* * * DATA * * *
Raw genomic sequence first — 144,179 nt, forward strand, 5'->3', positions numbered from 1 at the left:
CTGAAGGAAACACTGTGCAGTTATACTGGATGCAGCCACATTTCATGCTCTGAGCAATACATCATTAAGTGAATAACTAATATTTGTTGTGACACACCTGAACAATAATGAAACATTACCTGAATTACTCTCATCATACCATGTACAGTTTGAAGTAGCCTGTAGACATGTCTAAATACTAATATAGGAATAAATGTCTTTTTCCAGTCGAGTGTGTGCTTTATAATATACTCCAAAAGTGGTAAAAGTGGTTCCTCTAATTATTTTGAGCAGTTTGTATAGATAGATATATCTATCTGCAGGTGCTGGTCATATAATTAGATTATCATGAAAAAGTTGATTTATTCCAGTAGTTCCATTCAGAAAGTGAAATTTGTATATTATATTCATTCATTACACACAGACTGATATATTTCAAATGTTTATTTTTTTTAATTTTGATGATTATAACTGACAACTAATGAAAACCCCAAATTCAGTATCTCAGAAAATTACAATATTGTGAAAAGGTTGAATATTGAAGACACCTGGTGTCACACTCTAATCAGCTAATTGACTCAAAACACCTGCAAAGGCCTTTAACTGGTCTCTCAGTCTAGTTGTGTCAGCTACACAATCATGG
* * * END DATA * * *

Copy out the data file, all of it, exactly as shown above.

Raw genomic sequence first — 144,179 nt, forward strand, 5'->3', positions numbered from 1 at the left:
CTGAAGGAAACACTGTGCAGTTATACTGGATGCAGCCACATTTCATGCTCTGAGCAATACATCATTAAGTGAATAACTAATATTTGTTGTGACACACCTGAACAATAATGAAACATTACCTGAATTACTCTCATCATACCATGTACAGTTTGAAGTAGCCTGTAGACATGTCTAAATACTAATATAGGAATAAATGTCTTTTTCCAGTCGAGTGTGTGCTTTATAATATACTCCAAAAGTGGTAAAAGTGGTTCCTCTAATTATTTTGAGCAGTTTGTATAGATAGATATATCTATCTGCAGGTGCTGGTCATATAATTAGATTATCATGAAAAAGTTGATTTATTCCAGTAGTTCCATTCAGAAAGTGAAATTTGTATATTATATTCATTCATTACACACAGACTGATATATTTCAAATGTTTATTTTTTTTAATTTTGATGATTATAACTGACAACTAATGAAAACCCCAAATTCAGTATCTCAGAAAATTACAATATTGTGAAAAGGTTGAATATTGAAGACACCTGGTGTCACACTCTAATCAGCTAATTGACTCAAAACACCTGCAAAGGCCTTTAACTGGTCTCTCAGTCTAGTTGTGTCAGCTACACAATCATGG